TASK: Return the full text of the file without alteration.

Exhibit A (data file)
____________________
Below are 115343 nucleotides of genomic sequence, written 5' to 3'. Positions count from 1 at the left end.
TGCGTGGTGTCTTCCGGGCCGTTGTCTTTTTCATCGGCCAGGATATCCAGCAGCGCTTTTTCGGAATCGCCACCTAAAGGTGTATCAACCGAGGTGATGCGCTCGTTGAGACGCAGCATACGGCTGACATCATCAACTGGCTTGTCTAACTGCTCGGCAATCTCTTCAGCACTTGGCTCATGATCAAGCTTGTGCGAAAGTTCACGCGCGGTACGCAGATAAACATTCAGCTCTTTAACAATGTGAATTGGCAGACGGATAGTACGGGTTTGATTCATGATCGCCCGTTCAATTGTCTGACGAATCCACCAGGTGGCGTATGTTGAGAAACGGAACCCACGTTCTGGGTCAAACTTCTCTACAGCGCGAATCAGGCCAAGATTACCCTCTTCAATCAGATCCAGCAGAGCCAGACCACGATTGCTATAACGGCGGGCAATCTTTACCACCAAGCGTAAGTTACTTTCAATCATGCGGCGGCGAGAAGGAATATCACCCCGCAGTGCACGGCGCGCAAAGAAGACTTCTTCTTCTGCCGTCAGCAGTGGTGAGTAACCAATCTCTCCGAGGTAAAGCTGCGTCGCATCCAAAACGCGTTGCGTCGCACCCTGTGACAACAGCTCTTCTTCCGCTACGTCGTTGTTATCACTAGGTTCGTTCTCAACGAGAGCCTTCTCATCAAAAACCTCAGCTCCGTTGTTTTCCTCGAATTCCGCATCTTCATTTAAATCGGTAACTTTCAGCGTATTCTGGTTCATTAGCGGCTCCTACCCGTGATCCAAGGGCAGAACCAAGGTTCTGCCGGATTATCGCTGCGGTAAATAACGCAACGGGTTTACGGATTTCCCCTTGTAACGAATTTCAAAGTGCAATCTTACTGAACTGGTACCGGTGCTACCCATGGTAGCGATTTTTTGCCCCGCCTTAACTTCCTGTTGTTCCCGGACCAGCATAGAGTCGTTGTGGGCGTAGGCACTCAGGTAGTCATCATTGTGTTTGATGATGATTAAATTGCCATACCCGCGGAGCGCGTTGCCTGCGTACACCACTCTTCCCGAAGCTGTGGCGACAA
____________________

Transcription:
Below are 115343 nucleotides of genomic sequence, written 5' to 3'. Positions count from 1 at the left end.
TGCGTGGTGTCTTCCGGGCCGTTGTCTTTTTCATCGGCCAGGATATCCAGCAGCGCTTTTTCGGAATCGCCACCTAAAGGTGTATCAACCGAGGTGATGCGCTCGTTGAGACGCAGCATACGGCTGACATCATCAACTGGCTTGTCTAACTGCTCGGCAATCTCTTCAGCACTTGGCTCATGATCAAGCTTGTGCGAAAGTTCACGCGCGGTACGCAGATAAACATTCAGCTCTTTAACAATGTGAATTGGCAGACGGATAGTACGGGTTTGATTCATGATCGCCCGTTCAATTGTCTGACGAATCCACCAGGTGGCGTATGTTGAGAAACGGAACCCACGTTCTGGGTCAAACTTCTCTACAGCGCGAATCAGGCCAAGATTACCCTCTTCAATCAGATCCAGCAGAGCCAGACCACGATTGCTATAACGGCGGGCAATCTTTACCACCAAGCGTAAGTTACTTTCAATCATGCGGCGGCGAGAAGGAATATCACCCCGCAGTGCACGGCGCGCAAAGAAGACTTCTTCTTCTGCCGTCAGCAGTGGTGAGTAACCAATCTCTCCGAGGTAAAGCTGCGTCGCATCCAAAACGCGTTGCGTCGCACCCTGTGACAACAGCTCTTCTTCCGCTACGTCGTTGTTATCACTAGGTTCGTTCTCAACGAGAGCCTTCTCATCAAAAACCTCAGCTCCGTTGTTTTCCTCGAATTCCGCATCTTCATTTAAATCGGTAACTTTCAGCGTATTCTGGTTCATTAGCGGCTCCTACCCGTGATCCAAGGGCAGAACCAAGGTTCTGCCGGATTATCGCTGCGGTAAATAACGCAACGGGTTTACGGATTTCCCCTTGTAACGAATTTCAAAGTGCAATCTTACTGAACTGGTACCGGTGCTACCCATGGTAGCGATTTTTTGCCCCGCCTTAACTTCCTGTTGTTCCCGGACCAGCATAGAGTCGTTGTGGGCGTAGGCACTCAGGTAGTCATCATTGTGTTTGATGATGATTAAATTGCCATACCCGCGGAGCGCGTTGCCTGCGTACACCACTCTTCCCGAAGCTGTGGCGACAA